Have you ever seen a tornado? I paired up with a group of storm chasers for a week and have a newfound appreciation for them. We pulled off at a Kum and Go gas station to fill up the tank. Road rule: pee at every stop. Mike recalled how his best tornado video was ruined by someone chanting, “I’ve gotta pee,” like a mantra. Fortunately, I have a capacious bladder, but Dean keeps a roll of toilet paper in his glove box, just in case.
Back in the car, Dean was refining our target area near Gotebo, checking RadarScope and the real-time Doppler radar, which tracks the location and velocity of storms, and referring to GRLevelX, a data-processing, and display program. His cell phone pinged with text messages from chaser friends in the area. By midafternoon, the National Weather Service had issued a severe weather warning on NOAA Weather Radio, and our area on the RadarScope screen was then boxed in yellow, indicating heightened weather activity.
The sky was dark and getting darker.
“We’re in a multicellular complex,” Dean said. “We’re banking on finding an isolated cell. A tail-end Charlie. You see where I’m going with this?” I got the cell part—the event contained many air masses that were drafting up and down in convective loops, producing force and fighting for dominance, and we needed to find an isolated cell, which has a higher chance of producing tornados because it’s less likely to be tempered by the force of others—but I wasn’t so sure about Charlie. Dean explained that this is slang for the southernmost part of a squall line that can produce the highest severe weather because it will usually deviate from the main cell cluster.
At 5:25 P.M., the county sent out a “tornado-warned” signal. A red line supplanted the yellow one on the RadarScope screen.
We passed through a residential neighborhood in Carnegie, a rural town near the southwest corner of the state. Despite the tornado warning, people were gathered under porch awnings, and couples stood under umbrellas holding hands as if watching a sunset. There were guys—meteorologists, reporters—broadcasting in the rain, hoods flapping around their heads like sails, cameramen inches from their faces. We soon passed a dual-pole Doppler radar truck, which sends both horizontal and vertical electromagnetic waves that help determine if a tornado is on the ground (among other things), and an ambulance with the Red Cross symbol on it. Everyone was shooting video. Everyone was staring at the sky. The air was heavy with expectation.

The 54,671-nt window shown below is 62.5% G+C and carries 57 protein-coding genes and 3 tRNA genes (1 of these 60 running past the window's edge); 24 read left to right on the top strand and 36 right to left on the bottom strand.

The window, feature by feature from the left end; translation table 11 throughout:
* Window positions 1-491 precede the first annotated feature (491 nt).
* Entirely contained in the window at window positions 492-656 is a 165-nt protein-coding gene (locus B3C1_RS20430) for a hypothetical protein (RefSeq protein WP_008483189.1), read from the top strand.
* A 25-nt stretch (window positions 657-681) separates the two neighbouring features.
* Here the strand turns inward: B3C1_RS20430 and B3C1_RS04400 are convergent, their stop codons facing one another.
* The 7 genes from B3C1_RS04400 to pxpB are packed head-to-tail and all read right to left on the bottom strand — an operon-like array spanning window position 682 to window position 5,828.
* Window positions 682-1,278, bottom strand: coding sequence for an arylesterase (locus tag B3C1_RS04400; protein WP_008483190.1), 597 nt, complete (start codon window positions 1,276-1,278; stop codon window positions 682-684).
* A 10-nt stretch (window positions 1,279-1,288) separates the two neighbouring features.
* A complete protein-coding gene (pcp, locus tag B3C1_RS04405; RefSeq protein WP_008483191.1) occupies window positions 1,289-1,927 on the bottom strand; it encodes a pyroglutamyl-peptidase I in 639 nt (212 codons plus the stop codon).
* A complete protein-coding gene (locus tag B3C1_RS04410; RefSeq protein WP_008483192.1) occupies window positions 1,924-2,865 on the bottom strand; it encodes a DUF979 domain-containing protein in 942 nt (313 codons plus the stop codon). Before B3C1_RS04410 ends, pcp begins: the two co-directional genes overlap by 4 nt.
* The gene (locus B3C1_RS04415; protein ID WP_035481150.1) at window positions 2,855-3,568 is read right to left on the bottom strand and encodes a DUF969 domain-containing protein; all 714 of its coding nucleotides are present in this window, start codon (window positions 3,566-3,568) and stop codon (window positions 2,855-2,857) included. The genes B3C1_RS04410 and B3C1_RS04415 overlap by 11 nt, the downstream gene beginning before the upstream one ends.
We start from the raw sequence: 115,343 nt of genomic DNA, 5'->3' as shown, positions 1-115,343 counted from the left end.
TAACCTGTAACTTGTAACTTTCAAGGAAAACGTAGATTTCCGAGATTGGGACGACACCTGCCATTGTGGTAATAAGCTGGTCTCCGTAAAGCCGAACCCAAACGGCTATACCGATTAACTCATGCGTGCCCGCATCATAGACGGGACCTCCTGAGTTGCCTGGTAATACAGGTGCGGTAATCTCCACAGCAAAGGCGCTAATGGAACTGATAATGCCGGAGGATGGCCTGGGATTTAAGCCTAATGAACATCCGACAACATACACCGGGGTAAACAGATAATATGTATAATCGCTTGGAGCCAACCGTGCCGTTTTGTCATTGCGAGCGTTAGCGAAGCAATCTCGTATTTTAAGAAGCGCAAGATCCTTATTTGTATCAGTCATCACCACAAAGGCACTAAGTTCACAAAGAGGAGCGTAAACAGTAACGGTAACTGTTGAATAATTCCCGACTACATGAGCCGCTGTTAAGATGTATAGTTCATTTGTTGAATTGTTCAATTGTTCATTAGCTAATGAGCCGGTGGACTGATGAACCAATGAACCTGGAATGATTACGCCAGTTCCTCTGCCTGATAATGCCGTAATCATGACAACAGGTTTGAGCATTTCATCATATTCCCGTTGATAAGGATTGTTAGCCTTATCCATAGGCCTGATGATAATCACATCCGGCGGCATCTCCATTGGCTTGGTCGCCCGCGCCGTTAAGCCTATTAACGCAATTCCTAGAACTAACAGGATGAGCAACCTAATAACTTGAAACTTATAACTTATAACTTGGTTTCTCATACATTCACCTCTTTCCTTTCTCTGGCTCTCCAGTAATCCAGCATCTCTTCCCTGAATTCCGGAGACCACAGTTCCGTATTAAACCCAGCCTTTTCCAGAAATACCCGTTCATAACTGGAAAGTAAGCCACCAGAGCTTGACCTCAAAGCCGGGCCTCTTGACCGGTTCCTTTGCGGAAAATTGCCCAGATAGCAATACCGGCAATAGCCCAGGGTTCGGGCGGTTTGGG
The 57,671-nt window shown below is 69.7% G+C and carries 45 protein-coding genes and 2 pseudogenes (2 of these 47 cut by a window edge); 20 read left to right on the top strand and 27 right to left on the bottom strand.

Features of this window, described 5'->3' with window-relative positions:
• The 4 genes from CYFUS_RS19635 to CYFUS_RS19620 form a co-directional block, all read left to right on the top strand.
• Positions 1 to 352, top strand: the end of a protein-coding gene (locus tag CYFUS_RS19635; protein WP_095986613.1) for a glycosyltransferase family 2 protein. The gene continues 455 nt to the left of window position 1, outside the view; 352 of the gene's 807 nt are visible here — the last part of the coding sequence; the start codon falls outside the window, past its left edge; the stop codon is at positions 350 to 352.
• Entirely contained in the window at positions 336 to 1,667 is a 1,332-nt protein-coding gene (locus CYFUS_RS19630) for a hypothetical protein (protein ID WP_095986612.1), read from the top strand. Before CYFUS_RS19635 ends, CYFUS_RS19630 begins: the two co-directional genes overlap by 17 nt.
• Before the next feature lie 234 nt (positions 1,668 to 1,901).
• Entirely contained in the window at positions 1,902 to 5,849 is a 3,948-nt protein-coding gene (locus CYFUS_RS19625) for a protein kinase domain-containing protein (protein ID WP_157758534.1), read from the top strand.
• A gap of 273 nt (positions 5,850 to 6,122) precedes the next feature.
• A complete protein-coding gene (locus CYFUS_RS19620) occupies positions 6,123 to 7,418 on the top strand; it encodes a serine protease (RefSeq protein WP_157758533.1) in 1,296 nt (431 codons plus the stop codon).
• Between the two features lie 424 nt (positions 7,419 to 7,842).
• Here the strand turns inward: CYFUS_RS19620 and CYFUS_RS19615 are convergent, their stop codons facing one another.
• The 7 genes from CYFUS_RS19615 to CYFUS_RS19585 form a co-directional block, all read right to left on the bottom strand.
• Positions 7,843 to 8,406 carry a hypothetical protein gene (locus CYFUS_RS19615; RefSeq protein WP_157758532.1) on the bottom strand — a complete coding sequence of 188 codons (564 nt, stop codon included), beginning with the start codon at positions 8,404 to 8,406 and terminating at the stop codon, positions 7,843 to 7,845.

A convergence of Storm Chasers
When we reached Mountain View, Oklahoma, the road was clogged with chasers in their pickups. “It’s a chaser convergence,” said Dean. “The last place you want to be when you’re around a tornado is in a chaser traffic jam.”
“Why isn’t everyone inside?” I asked.
“It’s Tornado Alley,” Dean said. “It is what it is.”
Mike added, “We’re out here, aren’t we.”
Ten minutes later, we pulled, along with other storm chasers, onto a dirt road and watched as a black wall of clouds descended over a field, about an eighth of a mile away. Half the sky was day bright; the other half, night. Dean pointed out a small, midlevel funnel and some rapid rotation at its cloud base. Reddish-brown dirt was whirling in the distance.
Storm Chasers Explain EF
“That’s an EF-1,” Dean guessed. EF refers to the Enhanced Fujita scale, which doesn’t rate a tornado by wind speed but by the extent of damage it produces. Forget Hollywood: most tornadoes—over 77 percent of them—are EF-1 or lower, moving at 86 to 110 miles per hour and strong enough to tear the shingles off a roof but not shear a house off its foundation.
I was soon standing in a field, camera in hand, looking for a funnel—that entrail from hell that sucks up tractor-trailers and Helen Hunt’s father. “It’s a rain-wrapped tornado,” Dean said. “The funnel’s behind the curtain of rain. You don’t want to be driving into one of these thinking you’re just going through a storm.”
I’m thrown off by this rain-wrapped thing. It looked like a typical storm, but I could sense an unusual power behind it. And not seeing the funnel made it easier to stand there than if there were a torquing tube coming right for me. Not that that’s going to happen—because Dean’s no hot dogger. He’ll get you close to a tornado, but he won’t kill you.
Funnel or no funnel, it was a behemoth.
Monsoon season in the Southwest is truly something to experience. The sky darkened and the lightning flashed. I set my camera on my tripod for a stable platform, attached a lightning trigger to my flash connection, engaged mirror lockup to eliminate delay, and waited. Read more…